Foucault told us that contemporary power does not act through coercion. Contemporary power makes one want to say yes.
"It seems to me that power must be understood in the first instance as the multiplicity of force relations immanent in the sphere in which they operate and which constitute their own organization; as the process which, through ceaseless struggles and confrontations, transforms, strengthens, or reverses them; as the support which these force relations find in one another, thus forming a chain or a system, or on the contrary, the disjunctions and contradictions which isolate them from one another; and lastly, as the strategies in which they take effect, whose general design or institutional crystallization is embodied in the state apparatus, in the formulation of the law, in the various social hegemonies" (The History of Sexuality 93).Our information is not ripped from us, externalized against our will. Rather, we give it up in this constant play of power, in attempts to gain power for ourselves. Furthermore, Foucault is well aware of the conflicts, the constant resistance to power.
Media cannot be modern totalitarianism. In fact, Lefort's discussion of totalitarianism, while an interesting point of departure from which to examine contemporary democracy, leads us in the wrong direction in the analysis of power structures. "The analysis, made in terms of power, must not assume that the sovereignty of the state, the form of the law, or the over-all unity of a domination are given at the outset; rather, these are only the terminal forms power takes" (Foucault 93). It would be more productive to start from the micro level, to examine media and social production.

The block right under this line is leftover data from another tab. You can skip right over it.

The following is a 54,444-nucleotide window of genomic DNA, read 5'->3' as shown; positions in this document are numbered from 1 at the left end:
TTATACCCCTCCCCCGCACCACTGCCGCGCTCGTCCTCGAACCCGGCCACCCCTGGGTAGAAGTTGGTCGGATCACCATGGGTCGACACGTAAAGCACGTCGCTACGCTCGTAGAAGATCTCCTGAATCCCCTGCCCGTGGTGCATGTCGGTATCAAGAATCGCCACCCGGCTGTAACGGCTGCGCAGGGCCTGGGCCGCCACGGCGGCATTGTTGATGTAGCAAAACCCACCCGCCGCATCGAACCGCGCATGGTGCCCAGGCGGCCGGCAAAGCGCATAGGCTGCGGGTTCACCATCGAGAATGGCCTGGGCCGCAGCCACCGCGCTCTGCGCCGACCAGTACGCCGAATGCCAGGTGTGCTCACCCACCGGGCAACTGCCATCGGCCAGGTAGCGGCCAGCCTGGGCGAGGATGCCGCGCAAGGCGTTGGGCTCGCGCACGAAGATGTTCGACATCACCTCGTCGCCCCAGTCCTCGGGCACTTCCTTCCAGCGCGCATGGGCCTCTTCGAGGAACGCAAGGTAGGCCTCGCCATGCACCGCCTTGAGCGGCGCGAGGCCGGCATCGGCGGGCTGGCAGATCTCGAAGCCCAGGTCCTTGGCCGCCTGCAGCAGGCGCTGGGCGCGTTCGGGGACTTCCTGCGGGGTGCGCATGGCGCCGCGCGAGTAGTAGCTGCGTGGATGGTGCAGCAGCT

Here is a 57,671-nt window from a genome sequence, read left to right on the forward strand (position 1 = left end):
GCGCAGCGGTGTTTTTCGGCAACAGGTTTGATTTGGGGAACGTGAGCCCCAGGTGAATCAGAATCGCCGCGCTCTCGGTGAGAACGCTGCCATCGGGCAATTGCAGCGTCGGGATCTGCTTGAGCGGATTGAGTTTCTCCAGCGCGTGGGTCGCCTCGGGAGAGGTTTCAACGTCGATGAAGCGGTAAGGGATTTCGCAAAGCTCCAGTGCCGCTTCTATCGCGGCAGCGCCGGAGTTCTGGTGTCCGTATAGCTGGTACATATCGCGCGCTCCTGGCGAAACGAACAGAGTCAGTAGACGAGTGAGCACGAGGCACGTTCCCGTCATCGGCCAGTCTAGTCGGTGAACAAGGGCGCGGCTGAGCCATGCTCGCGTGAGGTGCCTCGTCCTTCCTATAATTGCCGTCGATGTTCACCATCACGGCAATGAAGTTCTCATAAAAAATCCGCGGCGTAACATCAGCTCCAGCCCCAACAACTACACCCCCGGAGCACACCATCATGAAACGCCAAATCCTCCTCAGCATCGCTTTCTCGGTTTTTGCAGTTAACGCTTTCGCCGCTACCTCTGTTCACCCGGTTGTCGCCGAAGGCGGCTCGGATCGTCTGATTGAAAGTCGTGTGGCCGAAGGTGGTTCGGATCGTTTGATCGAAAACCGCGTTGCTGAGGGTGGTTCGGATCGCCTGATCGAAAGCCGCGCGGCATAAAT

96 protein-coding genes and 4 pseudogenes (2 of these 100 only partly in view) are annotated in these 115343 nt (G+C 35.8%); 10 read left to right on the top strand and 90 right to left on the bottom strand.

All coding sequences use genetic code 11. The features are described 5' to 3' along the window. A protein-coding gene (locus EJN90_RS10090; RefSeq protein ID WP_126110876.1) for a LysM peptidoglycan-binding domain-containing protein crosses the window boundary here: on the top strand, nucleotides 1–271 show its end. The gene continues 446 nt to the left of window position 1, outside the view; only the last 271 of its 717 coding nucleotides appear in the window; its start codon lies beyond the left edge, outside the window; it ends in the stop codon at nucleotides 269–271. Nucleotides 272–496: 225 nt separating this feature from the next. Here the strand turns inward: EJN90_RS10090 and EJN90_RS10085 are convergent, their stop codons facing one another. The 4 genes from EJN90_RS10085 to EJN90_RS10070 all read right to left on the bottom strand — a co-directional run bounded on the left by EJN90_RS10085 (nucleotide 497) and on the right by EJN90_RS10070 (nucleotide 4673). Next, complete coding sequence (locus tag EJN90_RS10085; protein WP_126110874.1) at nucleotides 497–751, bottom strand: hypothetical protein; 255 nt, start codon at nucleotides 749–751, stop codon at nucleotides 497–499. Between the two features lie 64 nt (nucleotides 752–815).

Media cannot be modern totalitarianism. "The assertion of difference (of belief, opinion or morals) fades in the face of the rule of uniformity; the spirit of innovation is sterilized by the immediate enjoyment of material goods and by the pulverization of historical time; the recognition that human beings are made in one another's likeness is destroyed by the rise of society as abstract entity" (15). Media is the very space of this fading, this sterilization, this pulverization, this destruction. When one shifts their gaze from the macro to the micro, it becomes almost impossible to articulate the specific points of power. The kings and princes all seem to be headless.
Here, I'd like to break from this discussion, and pose a question: what is the most power an individual can have? Who are the supermen of our society, and how do they employ media to maintain their strength? To bring Lefort back into the conversation, "neither the state, the people nor the nation represent substantial entities. Their representation is itself, in its dependence upon a political discourse and upon a sociological and historical elaboration, always bound up with ideological debate" (18). Is the articulated, the "substantial" which has power, or is remaining unsaid, invisible, the key?